According to the county’s job description on the website, however, the director of environmental services should, at minimum, have a bachelor’s degree “and at least eight years of responsible management experience directing complex environmental services functions and services, or related operations.”
A master’s degree in public administration, environmental services or a related field is “highly desirable,” according to the description. An ideal candidate’s work history “would provide a thorough knowledge of environmental services and developing and improving funding mechanisms and sources.”
The pay ranges from $96,936 to $136,956, according to the county’s website.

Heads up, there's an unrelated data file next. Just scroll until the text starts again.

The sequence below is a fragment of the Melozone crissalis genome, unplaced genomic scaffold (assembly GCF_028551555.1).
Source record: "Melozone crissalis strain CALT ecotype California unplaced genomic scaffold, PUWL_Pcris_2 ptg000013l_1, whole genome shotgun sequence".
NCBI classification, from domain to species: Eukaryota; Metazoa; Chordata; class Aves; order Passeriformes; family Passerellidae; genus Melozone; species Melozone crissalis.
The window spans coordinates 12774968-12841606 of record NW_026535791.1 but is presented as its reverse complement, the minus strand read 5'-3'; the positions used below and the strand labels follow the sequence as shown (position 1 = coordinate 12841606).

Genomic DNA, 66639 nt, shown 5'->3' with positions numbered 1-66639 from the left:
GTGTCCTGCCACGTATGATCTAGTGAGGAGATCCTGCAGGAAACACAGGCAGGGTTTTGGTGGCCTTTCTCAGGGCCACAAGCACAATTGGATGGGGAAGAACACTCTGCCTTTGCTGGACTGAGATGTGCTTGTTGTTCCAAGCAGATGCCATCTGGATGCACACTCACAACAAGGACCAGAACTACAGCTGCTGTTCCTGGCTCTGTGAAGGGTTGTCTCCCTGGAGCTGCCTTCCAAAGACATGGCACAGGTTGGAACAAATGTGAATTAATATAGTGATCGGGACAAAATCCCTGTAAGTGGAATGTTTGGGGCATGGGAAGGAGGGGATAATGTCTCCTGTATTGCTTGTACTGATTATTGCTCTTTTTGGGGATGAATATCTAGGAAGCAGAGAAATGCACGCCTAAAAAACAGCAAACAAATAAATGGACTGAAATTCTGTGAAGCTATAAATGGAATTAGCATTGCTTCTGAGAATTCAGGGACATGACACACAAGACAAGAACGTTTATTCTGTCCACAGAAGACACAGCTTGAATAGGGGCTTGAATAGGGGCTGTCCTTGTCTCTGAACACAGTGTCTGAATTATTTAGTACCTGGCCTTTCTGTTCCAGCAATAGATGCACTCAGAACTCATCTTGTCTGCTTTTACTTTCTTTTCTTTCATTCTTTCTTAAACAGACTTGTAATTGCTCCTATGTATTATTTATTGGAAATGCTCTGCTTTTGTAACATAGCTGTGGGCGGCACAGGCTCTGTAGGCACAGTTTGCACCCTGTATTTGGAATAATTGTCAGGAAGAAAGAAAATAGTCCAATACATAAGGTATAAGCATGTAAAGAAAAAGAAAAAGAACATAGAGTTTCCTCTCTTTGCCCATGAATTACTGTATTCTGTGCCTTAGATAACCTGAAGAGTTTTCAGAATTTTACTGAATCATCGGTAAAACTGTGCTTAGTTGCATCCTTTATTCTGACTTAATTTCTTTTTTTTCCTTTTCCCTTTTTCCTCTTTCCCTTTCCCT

Madore’s desire to kill a “job-killing bureaucracy” mimics what county commissioners have been saying for years, as officials have balked at following minimum state environmental standards.
Clark County has unsuccessfully fought rules about controlling polluted rainwater runoff, and those regulations fall under the jurisdiction of environmental services. In March, the county was dealt another blow when the Washington Supreme Court denied a request by the county and the Building Industry Association of Clark County to review a lower-court ruling.
In September, the Court of Appeals upheld a ruling by the state Pollution Control Hearings Board, which said a compromise developed between the county and the state Department of Ecology was not backed by science and was insufficient under federal and state clean water laws.